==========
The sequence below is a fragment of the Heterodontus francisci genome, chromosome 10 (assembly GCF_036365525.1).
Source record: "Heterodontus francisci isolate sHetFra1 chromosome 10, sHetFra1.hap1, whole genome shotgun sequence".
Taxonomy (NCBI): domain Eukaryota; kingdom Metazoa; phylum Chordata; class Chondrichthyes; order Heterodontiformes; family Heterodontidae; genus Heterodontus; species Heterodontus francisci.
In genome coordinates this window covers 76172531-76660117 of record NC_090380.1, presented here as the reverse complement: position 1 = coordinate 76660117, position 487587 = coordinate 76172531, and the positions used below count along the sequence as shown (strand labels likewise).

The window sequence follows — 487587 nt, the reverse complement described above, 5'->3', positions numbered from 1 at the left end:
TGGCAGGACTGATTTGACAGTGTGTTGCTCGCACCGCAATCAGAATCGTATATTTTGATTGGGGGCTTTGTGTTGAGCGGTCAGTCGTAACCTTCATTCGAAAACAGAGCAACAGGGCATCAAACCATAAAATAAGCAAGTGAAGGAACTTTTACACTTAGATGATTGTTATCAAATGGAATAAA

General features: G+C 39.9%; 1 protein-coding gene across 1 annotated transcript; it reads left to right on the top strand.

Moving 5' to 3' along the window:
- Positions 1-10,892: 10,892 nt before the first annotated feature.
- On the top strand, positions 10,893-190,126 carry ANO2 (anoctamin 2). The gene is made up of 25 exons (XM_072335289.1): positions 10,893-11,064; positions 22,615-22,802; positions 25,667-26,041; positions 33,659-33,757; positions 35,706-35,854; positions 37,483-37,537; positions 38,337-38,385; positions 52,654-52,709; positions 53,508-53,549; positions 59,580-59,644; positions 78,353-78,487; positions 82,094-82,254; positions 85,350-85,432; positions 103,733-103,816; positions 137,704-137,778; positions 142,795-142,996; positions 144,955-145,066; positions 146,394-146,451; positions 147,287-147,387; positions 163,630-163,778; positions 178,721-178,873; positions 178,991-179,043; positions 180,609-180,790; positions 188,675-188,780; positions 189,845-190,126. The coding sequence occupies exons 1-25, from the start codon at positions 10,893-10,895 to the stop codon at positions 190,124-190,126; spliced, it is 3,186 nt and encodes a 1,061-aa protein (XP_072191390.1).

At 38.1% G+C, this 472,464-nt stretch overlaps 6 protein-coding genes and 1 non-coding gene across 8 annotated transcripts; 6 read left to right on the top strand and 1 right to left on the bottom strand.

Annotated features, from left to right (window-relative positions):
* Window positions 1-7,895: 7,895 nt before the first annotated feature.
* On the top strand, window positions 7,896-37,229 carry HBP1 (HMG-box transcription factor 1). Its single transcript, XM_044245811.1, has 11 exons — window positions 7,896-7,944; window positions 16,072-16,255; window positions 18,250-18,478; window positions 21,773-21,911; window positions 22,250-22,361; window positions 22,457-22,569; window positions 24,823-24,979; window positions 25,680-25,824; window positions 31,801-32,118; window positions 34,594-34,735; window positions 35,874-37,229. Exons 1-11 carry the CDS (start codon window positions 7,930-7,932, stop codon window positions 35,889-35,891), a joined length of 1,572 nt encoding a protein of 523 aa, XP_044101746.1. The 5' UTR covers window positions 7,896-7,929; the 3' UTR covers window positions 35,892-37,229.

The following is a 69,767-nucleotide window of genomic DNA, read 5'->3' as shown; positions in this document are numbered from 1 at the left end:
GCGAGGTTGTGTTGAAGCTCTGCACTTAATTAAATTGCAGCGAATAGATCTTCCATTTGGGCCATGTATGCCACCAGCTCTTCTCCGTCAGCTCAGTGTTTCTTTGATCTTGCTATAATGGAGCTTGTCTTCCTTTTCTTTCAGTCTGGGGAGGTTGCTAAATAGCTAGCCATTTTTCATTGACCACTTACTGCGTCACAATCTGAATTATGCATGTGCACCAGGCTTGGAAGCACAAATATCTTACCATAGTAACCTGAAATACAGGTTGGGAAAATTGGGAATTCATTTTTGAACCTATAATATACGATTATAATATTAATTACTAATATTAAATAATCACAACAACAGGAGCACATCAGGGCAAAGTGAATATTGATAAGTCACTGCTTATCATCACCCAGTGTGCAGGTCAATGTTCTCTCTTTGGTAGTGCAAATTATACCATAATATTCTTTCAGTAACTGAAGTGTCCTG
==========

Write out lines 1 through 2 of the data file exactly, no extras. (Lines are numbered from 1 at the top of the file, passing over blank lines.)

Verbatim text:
The sequence below is a fragment of the Heterodontus francisci genome, chromosome 10 (assembly GCF_036365525.1).
Source record: "Heterodontus francisci isolate sHetFra1 chromosome 10, sHetFra1.hap1, whole genome shotgun sequence".